Some books that mean a lot to me, taking another run at a blogging meme from 2005

21.48, Thursday 24 Nov 2022

Hey it’s follow-up week! I’m blogging new words about old posts.

Re: Tom Coates passed me the music baton… (2005).

So waaaaaay back (before you was born, dude, when life was great) blogs used to be social media, like Twitter only less angry, and we had MEMES.

And yes I participated.

That post above is one in which you had to answer:

  • How many books do you own?
  • What is the last book you bought?
  • What is the last book you read?
  • What are 5 books that mean a lot to you?

And then you had to tag in 5 people who also had to answer.

(Actually Tom asked me to do this about music but I did it about books instead.)

You’ll have to follow the link to find out what I said way back in 2005. I haven’t read the post yet. I’m going to answer here, in 2022, then go back and see.

But I’ll be brief because I’m about to have supper.

How many books do you own? I have no idea. Enough that the entire wall is covered in shelves, and another nook, and there are stacks of books I have no room for, and I haven’t read them all (I subscribe to Umberto Eco’s theory that your library should contain what you don’t know). Also I love categorising my books into personal categories and I need a baroque computer vision system to find them, both topics covered here (2020).

What is the last book you bought? The other day I bought the exhibition catalogue for the 2004 Berkeley Art Museum retrospective Ant Farm 1968-1978 (here on Amazon) because I want to read the interview about their architectural sketches for a dolphin embassy, which is extraordinarily deft, as previously discussed, in the service of a new personal project. It hasn’t arrived yet.

What is the last book you read? To Be Taught, If Fortunate: A Novella (Amazon) by Becky Chambers, which like all Becky Chambers is humanist and straightforwardly galactically transporting, and draws pictures of worlds that I’d like to visit and people I’d like to be my friends. Because of somaforming, Chambers’ take on cyborgs, as mentioned earlier.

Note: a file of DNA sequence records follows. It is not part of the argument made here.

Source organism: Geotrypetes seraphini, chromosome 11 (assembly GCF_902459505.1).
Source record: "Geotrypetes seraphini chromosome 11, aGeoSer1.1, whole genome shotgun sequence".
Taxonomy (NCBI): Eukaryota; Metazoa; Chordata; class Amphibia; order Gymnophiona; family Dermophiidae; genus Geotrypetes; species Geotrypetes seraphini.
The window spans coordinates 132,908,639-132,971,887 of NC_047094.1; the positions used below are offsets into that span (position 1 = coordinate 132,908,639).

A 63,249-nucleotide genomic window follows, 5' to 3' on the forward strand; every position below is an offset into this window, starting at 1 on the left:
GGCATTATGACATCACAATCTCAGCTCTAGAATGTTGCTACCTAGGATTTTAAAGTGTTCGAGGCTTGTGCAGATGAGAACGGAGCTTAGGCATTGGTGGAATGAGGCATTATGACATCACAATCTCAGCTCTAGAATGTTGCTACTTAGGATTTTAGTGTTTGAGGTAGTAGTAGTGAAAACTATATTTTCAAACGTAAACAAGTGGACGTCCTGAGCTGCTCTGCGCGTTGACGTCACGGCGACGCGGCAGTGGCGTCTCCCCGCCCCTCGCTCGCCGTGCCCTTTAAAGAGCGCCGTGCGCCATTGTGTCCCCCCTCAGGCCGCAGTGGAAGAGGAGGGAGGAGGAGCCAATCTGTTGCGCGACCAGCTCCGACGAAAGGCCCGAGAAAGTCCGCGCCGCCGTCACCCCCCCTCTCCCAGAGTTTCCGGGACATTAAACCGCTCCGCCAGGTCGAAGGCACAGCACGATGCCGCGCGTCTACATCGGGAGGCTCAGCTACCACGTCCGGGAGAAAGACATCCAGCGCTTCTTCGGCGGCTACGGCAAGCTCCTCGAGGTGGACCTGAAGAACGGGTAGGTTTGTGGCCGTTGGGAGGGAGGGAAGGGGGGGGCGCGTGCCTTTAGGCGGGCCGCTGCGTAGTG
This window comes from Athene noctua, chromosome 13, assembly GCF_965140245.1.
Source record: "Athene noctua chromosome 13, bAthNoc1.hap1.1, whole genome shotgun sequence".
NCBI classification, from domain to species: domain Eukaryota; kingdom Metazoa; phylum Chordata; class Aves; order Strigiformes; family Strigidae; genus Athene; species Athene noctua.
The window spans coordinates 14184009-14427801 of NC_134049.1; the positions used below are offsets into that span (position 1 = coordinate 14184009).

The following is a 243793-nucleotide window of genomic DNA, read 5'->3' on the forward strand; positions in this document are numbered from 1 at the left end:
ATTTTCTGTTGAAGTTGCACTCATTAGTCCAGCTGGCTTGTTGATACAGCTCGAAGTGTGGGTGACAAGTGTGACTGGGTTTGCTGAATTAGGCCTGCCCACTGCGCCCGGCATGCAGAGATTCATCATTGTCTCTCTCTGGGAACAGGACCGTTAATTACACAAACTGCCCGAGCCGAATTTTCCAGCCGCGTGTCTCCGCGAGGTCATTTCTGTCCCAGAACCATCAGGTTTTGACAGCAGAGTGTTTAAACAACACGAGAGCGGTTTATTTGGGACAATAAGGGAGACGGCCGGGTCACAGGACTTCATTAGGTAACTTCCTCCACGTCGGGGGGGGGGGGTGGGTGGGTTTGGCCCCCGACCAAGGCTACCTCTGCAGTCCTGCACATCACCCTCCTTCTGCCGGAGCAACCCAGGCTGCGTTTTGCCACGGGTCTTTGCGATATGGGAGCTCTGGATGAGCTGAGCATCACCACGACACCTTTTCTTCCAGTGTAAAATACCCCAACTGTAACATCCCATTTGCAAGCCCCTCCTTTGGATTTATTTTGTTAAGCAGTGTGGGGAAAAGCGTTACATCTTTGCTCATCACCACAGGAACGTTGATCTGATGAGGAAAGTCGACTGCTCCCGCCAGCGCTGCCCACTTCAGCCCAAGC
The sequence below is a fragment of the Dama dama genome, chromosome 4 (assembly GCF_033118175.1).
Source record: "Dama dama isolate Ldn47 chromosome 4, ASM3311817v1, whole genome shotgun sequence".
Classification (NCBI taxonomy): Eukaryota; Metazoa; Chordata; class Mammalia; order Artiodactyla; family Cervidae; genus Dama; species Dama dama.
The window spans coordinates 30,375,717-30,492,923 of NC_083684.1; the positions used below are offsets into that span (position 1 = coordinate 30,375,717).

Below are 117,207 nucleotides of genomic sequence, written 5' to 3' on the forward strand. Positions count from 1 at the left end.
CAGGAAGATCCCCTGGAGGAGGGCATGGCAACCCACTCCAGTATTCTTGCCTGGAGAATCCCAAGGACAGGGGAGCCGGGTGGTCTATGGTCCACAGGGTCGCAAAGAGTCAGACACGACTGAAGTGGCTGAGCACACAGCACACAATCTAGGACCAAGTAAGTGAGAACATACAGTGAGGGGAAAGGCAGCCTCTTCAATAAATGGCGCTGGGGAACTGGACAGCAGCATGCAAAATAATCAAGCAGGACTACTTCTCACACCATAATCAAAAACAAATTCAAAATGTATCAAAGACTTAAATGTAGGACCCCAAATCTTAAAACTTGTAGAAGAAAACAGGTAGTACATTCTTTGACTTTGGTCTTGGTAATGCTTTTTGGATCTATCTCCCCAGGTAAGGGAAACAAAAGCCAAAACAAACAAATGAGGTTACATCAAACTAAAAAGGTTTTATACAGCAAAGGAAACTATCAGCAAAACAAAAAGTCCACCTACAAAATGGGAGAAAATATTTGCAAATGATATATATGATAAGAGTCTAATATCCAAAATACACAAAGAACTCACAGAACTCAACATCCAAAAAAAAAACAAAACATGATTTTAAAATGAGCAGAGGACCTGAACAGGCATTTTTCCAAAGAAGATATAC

What are 5 books that mean a lot to you?

Ok I am super intrigued about this. Because I am going to say 5 books at the top of my mind right now and then I am going to go back and read my list from 17 years and see if there are any the same.

I’m not going to be clever-clever about this, or list intellectually formative books, or books I would necessarily recommend. Just ones that, well, mean a lot to me.

So let’s go:

  • Foucault’s Pendulum by Umberto Eco. I can’t emphasise how much the efervescent interconnectedness of threads and conspiracies, fact and fiction and the blurred lines between the two, absolutely enthralled me. Here we are on
  • Foundation by Isaac Asimov. I remember my dad taking me to Foyle’s to buy this, my first science fiction and my first visit to a real bookshop, back when you had to hand the green slip in from the book at one counter and pay at another. I’m not sure I would love Foundation if I encountered it today, in the 2020s, but as a boy in the 80s it gave me vastness, and I still get that sense whenever I pick it up. Besides, my dad, right?
  • Mr Topsy-Turvy by Roger Hargreaves. Basically this guy turns up in town, does everything backwards causing chaos, vanishes, and the town carries on acting that way. I’ve kept it on my shelf for years. I enjoy reading it to my kid. One may only aspire.
  • The Wisden Cricketer’s Almanak. Perhaps it’s cheating to pick a book that comes out every year. Each squat, bright yellow edition is a thousand pages of stats of every first class cricket match played domestically and internationally by teams in England and Wales, plus a few essays thrown in. Another to do with my dad: I inherited his Wisden collection and - belatedly - his love of cricket too, and when I settle down to read each new edition it is the most poignant and the happiest day of my year.

I can’t settle on a fifth. There’s sci-fi like Diaspora (Egan) or Stars In My Pocket Like Grains of Sand (Delaney) or Always Coming Home (Le Guin). There’s Hamlet (there’s a ghost! Originally played by Shakespeare!). There’s Steps to an Ecology of Mind (Bateson) or the I Ching. Or any number of non-fiction books that I turn the page corners over and think about tons but maybe aren’t ones that I would say mean a lot to me in the way I’ve chosen to interpret that today.

Anyway I’m going to pick the graphic novel Sculptor by Scott McCloud, which I’m selecting for reasons that I won’t discuss here.

(Goes back and reads the 2005 post.) Huh, one book the same.

I’m not going to pass the baton to anyone this time around but if you fancy having a go at these questions, and blogging your answers, then please go ahead and do let me know.

Update: THE BOOK MEME, IT INFECTS. i.e. some other people did the thing.

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